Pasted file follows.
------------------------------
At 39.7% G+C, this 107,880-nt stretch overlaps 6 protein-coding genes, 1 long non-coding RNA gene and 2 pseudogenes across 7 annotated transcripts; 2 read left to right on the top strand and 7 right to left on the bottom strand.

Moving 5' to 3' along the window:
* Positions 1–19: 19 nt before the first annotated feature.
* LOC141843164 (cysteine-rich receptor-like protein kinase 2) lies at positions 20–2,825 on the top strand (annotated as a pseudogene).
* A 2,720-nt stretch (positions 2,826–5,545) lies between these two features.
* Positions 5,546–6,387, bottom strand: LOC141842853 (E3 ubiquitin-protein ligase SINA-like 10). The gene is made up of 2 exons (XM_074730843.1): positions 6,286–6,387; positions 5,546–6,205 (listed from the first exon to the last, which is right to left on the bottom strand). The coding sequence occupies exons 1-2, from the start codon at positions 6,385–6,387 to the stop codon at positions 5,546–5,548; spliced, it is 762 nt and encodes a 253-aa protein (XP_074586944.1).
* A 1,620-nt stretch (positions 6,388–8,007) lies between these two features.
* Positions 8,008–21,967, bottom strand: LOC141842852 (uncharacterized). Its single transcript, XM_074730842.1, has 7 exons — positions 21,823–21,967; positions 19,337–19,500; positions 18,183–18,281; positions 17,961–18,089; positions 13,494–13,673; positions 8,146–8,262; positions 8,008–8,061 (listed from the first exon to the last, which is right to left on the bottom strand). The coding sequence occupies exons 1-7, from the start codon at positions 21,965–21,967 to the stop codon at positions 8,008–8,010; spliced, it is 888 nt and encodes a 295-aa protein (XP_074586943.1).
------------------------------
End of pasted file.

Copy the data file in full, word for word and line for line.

At 39.7% G+C, this 107,880-nt stretch overlaps 6 protein-coding genes, 1 long non-coding RNA gene and 2 pseudogenes across 7 annotated transcripts; 2 read left to right on the top strand and 7 right to left on the bottom strand.

Moving 5' to 3' along the window:
* Positions 1–19: 19 nt before the first annotated feature.
* LOC141843164 (cysteine-rich receptor-like protein kinase 2) lies at positions 20–2,825 on the top strand (annotated as a pseudogene).
* A 2,720-nt stretch (positions 2,826–5,545) lies between these two features.
* Positions 5,546–6,387, bottom strand: LOC141842853 (E3 ubiquitin-protein ligase SINA-like 10). The gene is made up of 2 exons (XM_074730843.1): positions 6,286–6,387; positions 5,546–6,205 (listed from the first exon to the last, which is right to left on the bottom strand). The coding sequence occupies exons 1-2, from the start codon at positions 6,385–6,387 to the stop codon at positions 5,546–5,548; spliced, it is 762 nt and encodes a 253-aa protein (XP_074586944.1).
* A 1,620-nt stretch (positions 6,388–8,007) lies between these two features.
* Positions 8,008–21,967, bottom strand: LOC141842852 (uncharacterized). Its single transcript, XM_074730842.1, has 7 exons — positions 21,823–21,967; positions 19,337–19,500; positions 18,183–18,281; positions 17,961–18,089; positions 13,494–13,673; positions 8,146–8,262; positions 8,008–8,061 (listed from the first exon to the last, which is right to left on the bottom strand). The coding sequence occupies exons 1-7, from the start codon at positions 21,965–21,967 to the stop codon at positions 8,008–8,010; spliced, it is 888 nt and encodes a 295-aa protein (XP_074586943.1).